Axiom                    7     CAxyCCxzCCyzz
Axiom                    8     CCxyCCyxExy
2 z/x                    9     CCxCyxCCxyCxx
9 * C1-10               10     CCxyCxx
10 y/Cyx                11     CCxCyxCxx
11 * C1-12              12     Cxx
1 x/CKxNxy, y/z         13     CCKxNxyCzCKxNxy
13 * C5-14              14     CzCKxNxy
2 z/Kxy                 15     CCxCyKxyCCxyCxKxy
15 * C4-16              16     CCxyCxKxy
1 x/CxAyx, y/z          17     CCxAyxCzCxAyx
17 * C6-18              18     CzCxAyx
2 x/Axy, y/Cxz, z/CCyzz 19     CCAxyCCxzCCyzzCCAxyCxzCAxyCCyzz
19 * C7-20              20     CCAxyCxzCAxyCCyzz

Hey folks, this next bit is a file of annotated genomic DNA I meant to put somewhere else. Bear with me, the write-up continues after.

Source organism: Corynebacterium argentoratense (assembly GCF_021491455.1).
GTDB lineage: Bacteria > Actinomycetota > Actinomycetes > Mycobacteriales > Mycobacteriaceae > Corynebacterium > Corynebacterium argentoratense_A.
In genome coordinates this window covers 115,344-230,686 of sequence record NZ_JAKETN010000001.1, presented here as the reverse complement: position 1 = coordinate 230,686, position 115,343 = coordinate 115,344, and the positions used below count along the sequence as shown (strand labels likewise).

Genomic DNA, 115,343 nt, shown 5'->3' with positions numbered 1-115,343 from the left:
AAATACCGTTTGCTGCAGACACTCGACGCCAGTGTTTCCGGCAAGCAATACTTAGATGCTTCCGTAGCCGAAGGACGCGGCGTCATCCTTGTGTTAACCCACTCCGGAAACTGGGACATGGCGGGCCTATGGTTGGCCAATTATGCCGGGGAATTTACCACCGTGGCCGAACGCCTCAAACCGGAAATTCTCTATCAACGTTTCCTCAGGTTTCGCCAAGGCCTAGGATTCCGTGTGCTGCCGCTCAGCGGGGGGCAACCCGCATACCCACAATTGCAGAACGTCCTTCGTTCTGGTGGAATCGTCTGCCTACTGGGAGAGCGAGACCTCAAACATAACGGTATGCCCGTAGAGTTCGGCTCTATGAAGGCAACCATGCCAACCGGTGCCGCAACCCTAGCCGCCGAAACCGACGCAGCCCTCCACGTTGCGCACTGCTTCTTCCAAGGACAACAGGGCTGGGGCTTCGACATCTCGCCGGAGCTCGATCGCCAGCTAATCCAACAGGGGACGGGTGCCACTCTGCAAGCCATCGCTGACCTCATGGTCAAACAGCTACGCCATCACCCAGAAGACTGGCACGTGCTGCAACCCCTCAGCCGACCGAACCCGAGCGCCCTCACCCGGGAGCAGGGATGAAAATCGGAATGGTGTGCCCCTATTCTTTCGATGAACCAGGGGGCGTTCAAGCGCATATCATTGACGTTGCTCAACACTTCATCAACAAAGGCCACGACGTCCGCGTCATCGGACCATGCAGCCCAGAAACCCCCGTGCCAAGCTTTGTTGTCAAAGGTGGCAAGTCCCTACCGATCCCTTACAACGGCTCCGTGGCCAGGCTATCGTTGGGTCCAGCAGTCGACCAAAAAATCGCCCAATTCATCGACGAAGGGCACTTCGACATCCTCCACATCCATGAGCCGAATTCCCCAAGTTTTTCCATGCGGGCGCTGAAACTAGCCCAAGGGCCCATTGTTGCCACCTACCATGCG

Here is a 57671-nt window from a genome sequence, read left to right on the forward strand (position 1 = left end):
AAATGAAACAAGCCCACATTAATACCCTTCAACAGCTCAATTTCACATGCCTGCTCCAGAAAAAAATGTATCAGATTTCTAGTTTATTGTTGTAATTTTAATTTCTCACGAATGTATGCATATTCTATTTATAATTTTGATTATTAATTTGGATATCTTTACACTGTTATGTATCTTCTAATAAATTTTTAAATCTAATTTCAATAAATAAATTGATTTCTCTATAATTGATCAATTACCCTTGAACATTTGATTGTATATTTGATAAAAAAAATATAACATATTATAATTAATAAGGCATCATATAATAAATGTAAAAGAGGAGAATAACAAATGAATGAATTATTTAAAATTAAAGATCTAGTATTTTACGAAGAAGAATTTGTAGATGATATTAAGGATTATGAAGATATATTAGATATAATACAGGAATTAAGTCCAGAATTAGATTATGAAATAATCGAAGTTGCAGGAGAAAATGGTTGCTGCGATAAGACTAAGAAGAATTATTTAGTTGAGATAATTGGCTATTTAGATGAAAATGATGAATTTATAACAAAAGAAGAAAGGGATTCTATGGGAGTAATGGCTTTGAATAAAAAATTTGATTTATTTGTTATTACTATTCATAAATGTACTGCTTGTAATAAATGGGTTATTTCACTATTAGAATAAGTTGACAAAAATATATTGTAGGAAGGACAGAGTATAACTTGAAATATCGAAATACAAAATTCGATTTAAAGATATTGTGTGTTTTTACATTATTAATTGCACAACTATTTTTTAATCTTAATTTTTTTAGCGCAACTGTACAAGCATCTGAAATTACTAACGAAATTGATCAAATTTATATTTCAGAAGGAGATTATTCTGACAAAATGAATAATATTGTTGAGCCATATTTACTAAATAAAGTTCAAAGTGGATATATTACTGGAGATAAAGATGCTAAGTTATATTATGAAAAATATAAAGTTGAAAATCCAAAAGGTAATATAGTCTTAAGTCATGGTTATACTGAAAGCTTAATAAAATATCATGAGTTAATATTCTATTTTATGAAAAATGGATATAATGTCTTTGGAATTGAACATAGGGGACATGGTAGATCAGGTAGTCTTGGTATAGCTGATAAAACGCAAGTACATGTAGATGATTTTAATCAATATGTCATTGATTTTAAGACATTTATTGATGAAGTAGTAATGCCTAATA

2 x/Cxy, y/Cyx, z/Exy   21     CCCxyCCyxExyCCCxyCyxCCxyExy
21 * C8-22              22     CCCxyCyxCCxyExy
8 x/Kxy, y/x            23     CCKxyxCCxKxyEKxyx
23 * C3-24              24     CCxKxyEKxyx
20 x/KxNx               25     CCAKxNxyCKxNxzCAKxNxyCCyzz
14 z/AKxNxy, y/z        26     CAKxNxyCKxNxz
26 * C25-27             27     CAKxNxyCCyzz
22 x/Azy                28     CCCAzyyCyAzyCCAzyyEAzyy
18 x/CAzyy, x/y, y/z    29     CCAzyyCyAzy
28 * C29-30             30     CCAzyyEAzyy
16 y/x                  31     CCxxCxKxx
31 * C12-32             32     CxKxx

break:

1 x/Cxx                 33     CCxxCyCxx
33 * C12-34             34     CyCxx
2 x/AKxNxy, y/Cyz       35     CCAKxNxCCyzzCCAKxNxyCyzCAKxNxyz
35 * C27-36             36     CCAKxNxyCyzCAKxNxyz
24 y/x                  37     CCxKxxEKxxx
37 * C32-38             38     EKxxx
20 z/x                  39     CCAxyCxxCAxyCCyxx